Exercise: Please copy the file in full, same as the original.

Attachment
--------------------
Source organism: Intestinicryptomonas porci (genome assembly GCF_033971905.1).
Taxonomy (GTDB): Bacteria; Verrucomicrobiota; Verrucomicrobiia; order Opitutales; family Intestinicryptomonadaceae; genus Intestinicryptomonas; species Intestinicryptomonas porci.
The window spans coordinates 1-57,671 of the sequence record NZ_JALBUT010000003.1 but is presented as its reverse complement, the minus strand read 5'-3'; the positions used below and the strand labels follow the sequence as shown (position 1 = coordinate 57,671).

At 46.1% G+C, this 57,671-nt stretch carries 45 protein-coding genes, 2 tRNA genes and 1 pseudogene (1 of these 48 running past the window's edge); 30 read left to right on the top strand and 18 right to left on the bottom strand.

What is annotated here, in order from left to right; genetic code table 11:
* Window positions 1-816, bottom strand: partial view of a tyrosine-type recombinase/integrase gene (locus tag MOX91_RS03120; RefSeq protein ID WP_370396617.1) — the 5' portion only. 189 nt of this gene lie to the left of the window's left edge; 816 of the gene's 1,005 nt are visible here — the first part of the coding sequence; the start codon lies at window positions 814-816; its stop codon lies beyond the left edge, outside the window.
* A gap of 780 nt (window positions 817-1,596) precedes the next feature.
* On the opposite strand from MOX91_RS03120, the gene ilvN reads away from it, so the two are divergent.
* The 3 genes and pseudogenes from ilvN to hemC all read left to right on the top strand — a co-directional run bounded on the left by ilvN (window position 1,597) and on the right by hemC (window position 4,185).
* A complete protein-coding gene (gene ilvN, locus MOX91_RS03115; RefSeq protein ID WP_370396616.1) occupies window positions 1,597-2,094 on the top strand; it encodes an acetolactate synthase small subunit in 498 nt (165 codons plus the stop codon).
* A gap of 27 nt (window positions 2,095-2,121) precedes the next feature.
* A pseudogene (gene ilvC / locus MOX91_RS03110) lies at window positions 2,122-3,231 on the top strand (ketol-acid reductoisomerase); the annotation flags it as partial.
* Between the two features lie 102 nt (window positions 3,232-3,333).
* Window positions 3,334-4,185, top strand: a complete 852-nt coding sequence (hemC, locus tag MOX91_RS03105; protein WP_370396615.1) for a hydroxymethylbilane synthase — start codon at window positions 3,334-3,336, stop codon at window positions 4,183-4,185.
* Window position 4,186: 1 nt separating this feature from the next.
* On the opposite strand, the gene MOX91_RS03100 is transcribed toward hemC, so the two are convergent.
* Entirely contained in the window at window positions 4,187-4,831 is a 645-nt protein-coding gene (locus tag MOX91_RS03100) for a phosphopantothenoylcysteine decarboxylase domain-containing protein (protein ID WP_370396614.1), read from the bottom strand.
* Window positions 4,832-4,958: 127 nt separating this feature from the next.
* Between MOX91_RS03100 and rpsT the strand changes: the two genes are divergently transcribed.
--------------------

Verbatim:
Source organism: Intestinicryptomonas porci (genome assembly GCF_033971905.1).
Taxonomy (GTDB): Bacteria; Verrucomicrobiota; Verrucomicrobiia; order Opitutales; family Intestinicryptomonadaceae; genus Intestinicryptomonas; species Intestinicryptomonas porci.
The window spans coordinates 1-57,671 of the sequence record NZ_JALBUT010000003.1 but is presented as its reverse complement, the minus strand read 5'-3'; the positions used below and the strand labels follow the sequence as shown (position 1 = coordinate 57,671).

At 46.1% G+C, this 57,671-nt stretch carries 45 protein-coding genes, 2 tRNA genes and 1 pseudogene (1 of these 48 running past the window's edge); 30 read left to right on the top strand and 18 right to left on the bottom strand.

What is annotated here, in order from left to right; genetic code table 11:
* Window positions 1-816, bottom strand: partial view of a tyrosine-type recombinase/integrase gene (locus tag MOX91_RS03120; RefSeq protein ID WP_370396617.1) — the 5' portion only. 189 nt of this gene lie to the left of the window's left edge; 816 of the gene's 1,005 nt are visible here — the first part of the coding sequence; the start codon lies at window positions 814-816; its stop codon lies beyond the left edge, outside the window.
* A gap of 780 nt (window positions 817-1,596) precedes the next feature.
* On the opposite strand from MOX91_RS03120, the gene ilvN reads away from it, so the two are divergent.
* The 3 genes and pseudogenes from ilvN to hemC all read left to right on the top strand — a co-directional run bounded on the left by ilvN (window position 1,597) and on the right by hemC (window position 4,185).
* A complete protein-coding gene (gene ilvN, locus MOX91_RS03115; RefSeq protein ID WP_370396616.1) occupies window positions 1,597-2,094 on the top strand; it encodes an acetolactate synthase small subunit in 498 nt (165 codons plus the stop codon).
* A gap of 27 nt (window positions 2,095-2,121) precedes the next feature.
* A pseudogene (gene ilvC / locus MOX91_RS03110) lies at window positions 2,122-3,231 on the top strand (ketol-acid reductoisomerase); the annotation flags it as partial.
* Between the two features lie 102 nt (window positions 3,232-3,333).
* Window positions 3,334-4,185, top strand: a complete 852-nt coding sequence (hemC, locus tag MOX91_RS03105; protein WP_370396615.1) for a hydroxymethylbilane synthase — start codon at window positions 3,334-3,336, stop codon at window positions 4,183-4,185.
* Window position 4,186: 1 nt separating this feature from the next.
* On the opposite strand, the gene MOX91_RS03100 is transcribed toward hemC, so the two are convergent.
* Entirely contained in the window at window positions 4,187-4,831 is a 645-nt protein-coding gene (locus tag MOX91_RS03100) for a phosphopantothenoylcysteine decarboxylase domain-containing protein (protein ID WP_370396614.1), read from the bottom strand.
* Window positions 4,832-4,958: 127 nt separating this feature from the next.
* Between MOX91_RS03100 and rpsT the strand changes: the two genes are divergently transcribed.